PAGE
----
To see Jesus in, behind, through, beside, and with all people. That is contemplation, but it is contemplation of a particular kind. It’s a defining characteristic of contemplation on the muddy roads of the world, because it’s definitely a contemplative thing – for it involves especially contemplative Gifts of the Holy Spirit such as Knowledge – but it is also more a “worldly” thing than a “cloistered” thing.
Francis de Sales expressed a wish that someone – or many someones – come along and develop writings on this aspect of the faith. There have been many: Charles de Foucauld, René Voillaume, Jacques Maritain, Marcel Văn. One whom, until recently, I didn’t know had worked at this was Francis’ own close friend, Saint Jane Frances de Chantal. A few short years after her friend and co-founder’s death, she was writing to her Visitation sisters about this same topic. The Visitation sisters were to be a contemplative order whose cloister walls were the limits of love itself. As a result, of course there had to be an amount of contemplation on the roads and an amount of seeing Jesus in all people and events of providence.
Saint Jane is talking about finding postulants and novices:
May these souls have such a pure, upright intention that they do not waste time worrying about created things – their friends, their appearances their speech. Without stopping at such considerations or at any other obstacle they may meet along the way, may they go forward… seeing in all things only the sacred face of God, that is, His good pleasure.
In a kind of practical detachment lived on the roads, we “don’t stop” at the consideration of created things but “see in all things only God’s sacred face”; the meaning, I think, is clear. We know in a first step that these things have created value in themselves; but that doesn’t delay our consideration of the deeper value, what we “only” see. The infinite distance between stopping at the creature and continuing on to God’s sacred face (Live Jesus!) is emphasized. Jane also emphasizes that this is a very fast way to holiness:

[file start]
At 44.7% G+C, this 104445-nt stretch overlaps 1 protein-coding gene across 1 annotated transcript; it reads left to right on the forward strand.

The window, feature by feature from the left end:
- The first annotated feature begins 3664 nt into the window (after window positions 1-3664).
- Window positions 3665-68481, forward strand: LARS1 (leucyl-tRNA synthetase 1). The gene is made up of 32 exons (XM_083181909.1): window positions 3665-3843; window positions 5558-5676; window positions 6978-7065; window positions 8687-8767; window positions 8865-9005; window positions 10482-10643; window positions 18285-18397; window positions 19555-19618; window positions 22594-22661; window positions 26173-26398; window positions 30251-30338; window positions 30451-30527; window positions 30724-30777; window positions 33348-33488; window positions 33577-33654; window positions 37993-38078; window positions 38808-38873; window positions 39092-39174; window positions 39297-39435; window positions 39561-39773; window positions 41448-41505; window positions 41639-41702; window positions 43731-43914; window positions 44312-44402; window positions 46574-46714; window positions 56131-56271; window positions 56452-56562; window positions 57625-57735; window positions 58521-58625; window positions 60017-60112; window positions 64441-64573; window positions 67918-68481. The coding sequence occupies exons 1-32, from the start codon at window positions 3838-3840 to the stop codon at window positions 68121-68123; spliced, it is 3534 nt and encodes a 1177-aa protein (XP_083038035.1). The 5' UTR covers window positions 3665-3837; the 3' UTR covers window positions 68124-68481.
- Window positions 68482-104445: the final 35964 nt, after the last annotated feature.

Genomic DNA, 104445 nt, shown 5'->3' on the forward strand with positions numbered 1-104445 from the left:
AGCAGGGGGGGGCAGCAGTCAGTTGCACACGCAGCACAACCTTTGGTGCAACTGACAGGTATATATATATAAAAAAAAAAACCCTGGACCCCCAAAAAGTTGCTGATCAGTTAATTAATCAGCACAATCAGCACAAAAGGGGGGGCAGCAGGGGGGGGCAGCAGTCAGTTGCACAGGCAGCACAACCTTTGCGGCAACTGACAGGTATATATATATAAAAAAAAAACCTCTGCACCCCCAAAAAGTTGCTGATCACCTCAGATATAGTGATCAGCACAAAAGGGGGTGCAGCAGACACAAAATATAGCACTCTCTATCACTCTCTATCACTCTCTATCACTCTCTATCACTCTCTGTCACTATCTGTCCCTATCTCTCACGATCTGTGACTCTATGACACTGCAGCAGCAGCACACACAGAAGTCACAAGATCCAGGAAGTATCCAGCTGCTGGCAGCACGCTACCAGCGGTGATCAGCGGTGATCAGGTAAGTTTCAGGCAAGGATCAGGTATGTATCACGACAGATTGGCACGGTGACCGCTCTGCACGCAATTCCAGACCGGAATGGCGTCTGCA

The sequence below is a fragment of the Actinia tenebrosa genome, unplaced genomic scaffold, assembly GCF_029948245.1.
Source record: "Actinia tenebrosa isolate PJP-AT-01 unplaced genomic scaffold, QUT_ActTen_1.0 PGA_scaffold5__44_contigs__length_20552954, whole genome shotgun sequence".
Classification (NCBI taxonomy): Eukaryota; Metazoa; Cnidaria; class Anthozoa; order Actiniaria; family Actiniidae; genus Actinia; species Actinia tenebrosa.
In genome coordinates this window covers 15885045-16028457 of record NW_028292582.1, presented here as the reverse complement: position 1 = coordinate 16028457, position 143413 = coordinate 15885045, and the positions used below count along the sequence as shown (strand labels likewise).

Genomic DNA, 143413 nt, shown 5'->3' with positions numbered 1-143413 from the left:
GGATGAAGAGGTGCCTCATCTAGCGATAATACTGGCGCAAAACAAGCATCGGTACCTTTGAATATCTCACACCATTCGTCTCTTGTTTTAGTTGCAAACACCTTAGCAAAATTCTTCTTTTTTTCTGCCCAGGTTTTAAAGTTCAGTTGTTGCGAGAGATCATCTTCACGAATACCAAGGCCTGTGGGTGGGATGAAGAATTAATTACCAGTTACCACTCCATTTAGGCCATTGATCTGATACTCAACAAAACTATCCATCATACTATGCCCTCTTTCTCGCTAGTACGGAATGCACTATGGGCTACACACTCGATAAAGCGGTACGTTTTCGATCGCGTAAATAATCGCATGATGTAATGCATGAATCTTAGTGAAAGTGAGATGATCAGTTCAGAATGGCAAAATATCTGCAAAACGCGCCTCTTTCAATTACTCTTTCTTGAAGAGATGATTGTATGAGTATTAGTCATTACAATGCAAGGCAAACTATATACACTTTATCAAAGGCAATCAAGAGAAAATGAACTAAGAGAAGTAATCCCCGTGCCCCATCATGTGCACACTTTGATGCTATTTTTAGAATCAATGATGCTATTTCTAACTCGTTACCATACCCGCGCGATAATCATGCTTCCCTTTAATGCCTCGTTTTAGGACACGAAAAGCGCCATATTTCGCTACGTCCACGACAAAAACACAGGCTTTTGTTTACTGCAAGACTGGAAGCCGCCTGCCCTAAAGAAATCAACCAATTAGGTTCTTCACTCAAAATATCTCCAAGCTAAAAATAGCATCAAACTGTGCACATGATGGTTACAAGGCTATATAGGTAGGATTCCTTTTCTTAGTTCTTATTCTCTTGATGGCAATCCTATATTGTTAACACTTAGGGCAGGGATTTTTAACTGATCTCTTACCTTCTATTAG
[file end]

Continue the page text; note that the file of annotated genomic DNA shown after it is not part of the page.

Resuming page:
This way is very narrow… but it is solid, short, simple, and sure, and soon leads the soul to its goal: total union with God. Let us follow this way faithfully. It certainly precludes multiplicity and leads us to that unity which alone is necessary.
No doubt she is emphasizing that this way of seeing Jesus in all people and things is a fast way of progress in the spiritual life. But what is the reason for such progress? She does give one, and, in my opinion, it’s very deep and explains the matter very well.
Seeing Jesus in all things “precludes multiplicity,” says Saint Jane, “and leads us to that unity which alone is necessary.” When she says “that unity which alone is necessary”, Jane is obviously referencing the Gospel “one thing necessary” (Lk 10:42). And it’s unity of life. Indeed it is. It’s unity of action and contemplation, action progressively taken up into contemplation, for God is in all things and especially in all people (Mt 25:40). To see this is to act differently – at least in intention and progressively more and more united to God, more and more transformed in him, and tending more and more towards the goal.
Seeing Jesus in others and in events is contemplation for those whose cloister walls are the limits of love itself; it leads to virtue (for she who sees Jesus more and more in people must act virtuously more and more); it leads to unity of prayer and action; it leads to simplicity of life, without duplicity and without rash stupidity either; it is a narrow way, but it is “solid, short, simple, and sure,” taking the soul rather quickly to God, for the soul wants to spend every moment with him.